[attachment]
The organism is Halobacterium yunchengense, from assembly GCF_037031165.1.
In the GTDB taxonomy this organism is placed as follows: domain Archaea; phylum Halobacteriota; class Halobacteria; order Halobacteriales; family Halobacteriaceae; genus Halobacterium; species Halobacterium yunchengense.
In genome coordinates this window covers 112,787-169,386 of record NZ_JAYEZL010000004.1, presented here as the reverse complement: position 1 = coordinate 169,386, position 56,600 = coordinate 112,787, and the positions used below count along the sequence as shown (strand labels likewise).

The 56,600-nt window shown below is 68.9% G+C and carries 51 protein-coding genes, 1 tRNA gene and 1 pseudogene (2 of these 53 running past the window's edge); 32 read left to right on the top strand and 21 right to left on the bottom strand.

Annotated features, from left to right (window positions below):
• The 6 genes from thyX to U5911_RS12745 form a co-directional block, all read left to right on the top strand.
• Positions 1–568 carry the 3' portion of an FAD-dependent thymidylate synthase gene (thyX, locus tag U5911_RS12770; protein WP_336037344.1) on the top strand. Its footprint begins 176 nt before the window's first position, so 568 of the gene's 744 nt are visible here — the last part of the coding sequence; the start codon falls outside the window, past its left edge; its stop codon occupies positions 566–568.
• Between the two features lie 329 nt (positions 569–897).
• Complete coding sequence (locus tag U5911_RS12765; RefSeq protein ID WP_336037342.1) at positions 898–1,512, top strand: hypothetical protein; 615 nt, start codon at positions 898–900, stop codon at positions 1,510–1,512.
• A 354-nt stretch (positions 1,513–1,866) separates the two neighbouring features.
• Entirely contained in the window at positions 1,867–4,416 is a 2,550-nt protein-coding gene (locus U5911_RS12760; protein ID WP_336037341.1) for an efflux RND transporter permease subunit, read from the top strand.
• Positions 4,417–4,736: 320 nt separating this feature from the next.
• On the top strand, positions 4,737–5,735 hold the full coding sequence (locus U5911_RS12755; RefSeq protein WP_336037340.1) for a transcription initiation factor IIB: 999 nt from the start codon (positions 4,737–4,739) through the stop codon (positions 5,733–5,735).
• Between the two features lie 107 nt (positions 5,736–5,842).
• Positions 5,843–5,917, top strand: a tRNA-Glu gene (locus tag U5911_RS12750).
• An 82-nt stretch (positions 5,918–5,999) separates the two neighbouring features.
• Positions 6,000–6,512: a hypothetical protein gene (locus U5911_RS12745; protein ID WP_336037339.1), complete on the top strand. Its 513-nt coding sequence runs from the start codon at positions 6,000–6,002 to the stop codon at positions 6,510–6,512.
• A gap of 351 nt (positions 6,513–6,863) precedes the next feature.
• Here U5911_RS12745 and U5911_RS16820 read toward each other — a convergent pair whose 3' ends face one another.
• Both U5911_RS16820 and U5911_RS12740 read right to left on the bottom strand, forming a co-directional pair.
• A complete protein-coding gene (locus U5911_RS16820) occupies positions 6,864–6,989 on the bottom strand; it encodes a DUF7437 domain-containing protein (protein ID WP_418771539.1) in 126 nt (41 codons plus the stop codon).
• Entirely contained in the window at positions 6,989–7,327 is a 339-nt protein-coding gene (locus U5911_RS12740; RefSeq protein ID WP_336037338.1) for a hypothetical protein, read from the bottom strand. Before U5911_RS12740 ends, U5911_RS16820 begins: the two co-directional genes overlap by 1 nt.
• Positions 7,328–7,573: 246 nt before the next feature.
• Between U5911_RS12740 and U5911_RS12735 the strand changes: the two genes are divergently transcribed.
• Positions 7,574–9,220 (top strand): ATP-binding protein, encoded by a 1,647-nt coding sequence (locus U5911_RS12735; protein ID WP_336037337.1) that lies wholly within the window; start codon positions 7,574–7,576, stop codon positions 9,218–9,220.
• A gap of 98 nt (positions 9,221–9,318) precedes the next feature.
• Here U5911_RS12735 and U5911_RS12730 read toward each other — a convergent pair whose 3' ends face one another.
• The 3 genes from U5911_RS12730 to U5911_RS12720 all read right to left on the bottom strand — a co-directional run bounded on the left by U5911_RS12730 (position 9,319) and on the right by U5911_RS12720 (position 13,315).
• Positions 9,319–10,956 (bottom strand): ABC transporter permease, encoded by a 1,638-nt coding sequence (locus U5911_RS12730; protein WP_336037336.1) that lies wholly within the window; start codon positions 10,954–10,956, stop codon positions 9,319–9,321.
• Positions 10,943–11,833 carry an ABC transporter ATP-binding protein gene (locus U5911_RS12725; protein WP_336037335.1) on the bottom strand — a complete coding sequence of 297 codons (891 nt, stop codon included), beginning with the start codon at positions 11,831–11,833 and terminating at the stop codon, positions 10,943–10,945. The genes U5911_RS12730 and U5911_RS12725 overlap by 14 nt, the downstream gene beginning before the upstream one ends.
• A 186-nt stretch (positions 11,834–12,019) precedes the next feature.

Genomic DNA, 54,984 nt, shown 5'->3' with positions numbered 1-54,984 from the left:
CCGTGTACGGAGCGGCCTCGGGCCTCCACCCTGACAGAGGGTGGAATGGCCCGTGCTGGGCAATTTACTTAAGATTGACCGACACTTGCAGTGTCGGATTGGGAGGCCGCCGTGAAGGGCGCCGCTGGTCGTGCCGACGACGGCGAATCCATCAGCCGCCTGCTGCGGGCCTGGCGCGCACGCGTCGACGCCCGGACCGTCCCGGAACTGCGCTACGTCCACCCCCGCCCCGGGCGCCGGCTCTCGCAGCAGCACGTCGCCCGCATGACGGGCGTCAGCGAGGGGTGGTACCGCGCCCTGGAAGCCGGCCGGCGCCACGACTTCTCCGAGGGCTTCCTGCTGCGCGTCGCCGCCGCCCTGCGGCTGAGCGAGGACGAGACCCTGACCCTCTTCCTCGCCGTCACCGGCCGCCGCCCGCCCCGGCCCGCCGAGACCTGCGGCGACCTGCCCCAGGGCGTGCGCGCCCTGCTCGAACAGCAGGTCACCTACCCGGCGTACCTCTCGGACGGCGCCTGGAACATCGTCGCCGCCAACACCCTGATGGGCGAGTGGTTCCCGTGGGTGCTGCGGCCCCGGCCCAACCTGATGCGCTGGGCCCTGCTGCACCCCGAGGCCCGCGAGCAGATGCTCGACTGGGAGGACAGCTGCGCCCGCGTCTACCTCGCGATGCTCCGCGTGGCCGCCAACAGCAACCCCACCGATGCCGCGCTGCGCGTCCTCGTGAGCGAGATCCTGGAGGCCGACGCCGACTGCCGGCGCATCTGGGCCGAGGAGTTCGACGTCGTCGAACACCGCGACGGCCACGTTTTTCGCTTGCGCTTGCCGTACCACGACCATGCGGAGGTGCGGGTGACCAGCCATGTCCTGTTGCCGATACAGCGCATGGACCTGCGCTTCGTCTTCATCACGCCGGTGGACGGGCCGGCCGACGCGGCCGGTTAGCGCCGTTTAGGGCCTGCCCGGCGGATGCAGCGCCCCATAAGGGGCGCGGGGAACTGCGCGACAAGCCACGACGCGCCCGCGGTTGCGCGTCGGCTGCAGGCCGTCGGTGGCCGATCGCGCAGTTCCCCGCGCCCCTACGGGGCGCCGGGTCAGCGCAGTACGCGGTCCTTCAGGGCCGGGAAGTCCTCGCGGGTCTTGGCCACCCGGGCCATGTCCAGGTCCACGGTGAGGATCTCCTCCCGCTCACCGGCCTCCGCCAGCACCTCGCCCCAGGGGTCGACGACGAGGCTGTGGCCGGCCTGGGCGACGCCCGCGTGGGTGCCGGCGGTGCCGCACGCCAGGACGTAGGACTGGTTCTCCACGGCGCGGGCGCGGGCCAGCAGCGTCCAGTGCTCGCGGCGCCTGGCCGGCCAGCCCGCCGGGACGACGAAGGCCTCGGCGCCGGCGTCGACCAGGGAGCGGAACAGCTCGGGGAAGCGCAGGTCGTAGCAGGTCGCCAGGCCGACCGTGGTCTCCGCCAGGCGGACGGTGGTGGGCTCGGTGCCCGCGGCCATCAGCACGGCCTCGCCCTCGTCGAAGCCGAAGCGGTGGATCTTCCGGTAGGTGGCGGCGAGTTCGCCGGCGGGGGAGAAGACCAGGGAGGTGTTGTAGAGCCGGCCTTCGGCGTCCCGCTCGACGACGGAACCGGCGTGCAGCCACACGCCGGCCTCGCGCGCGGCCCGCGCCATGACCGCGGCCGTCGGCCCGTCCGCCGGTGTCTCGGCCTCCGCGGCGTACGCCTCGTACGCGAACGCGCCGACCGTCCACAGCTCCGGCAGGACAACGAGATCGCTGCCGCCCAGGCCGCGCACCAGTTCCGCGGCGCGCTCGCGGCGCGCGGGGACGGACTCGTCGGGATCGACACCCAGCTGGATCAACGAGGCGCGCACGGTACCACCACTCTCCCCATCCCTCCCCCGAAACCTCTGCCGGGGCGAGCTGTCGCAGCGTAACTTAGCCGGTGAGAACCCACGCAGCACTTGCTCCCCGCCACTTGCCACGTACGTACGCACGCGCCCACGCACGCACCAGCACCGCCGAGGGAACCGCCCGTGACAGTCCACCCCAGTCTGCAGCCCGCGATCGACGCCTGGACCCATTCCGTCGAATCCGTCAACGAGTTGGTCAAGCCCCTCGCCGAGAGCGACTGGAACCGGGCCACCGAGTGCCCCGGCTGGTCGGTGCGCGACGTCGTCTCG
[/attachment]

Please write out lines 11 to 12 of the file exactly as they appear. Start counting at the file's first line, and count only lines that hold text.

• Entirely contained in the window at positions 1,867–4,416 is a 2,550-nt protein-coding gene (locus U5911_RS12760; protein ID WP_336037341.1) for an efflux RND transporter permease subunit, read from the top strand.
• Positions 4,417–4,736: 320 nt separating this feature from the next.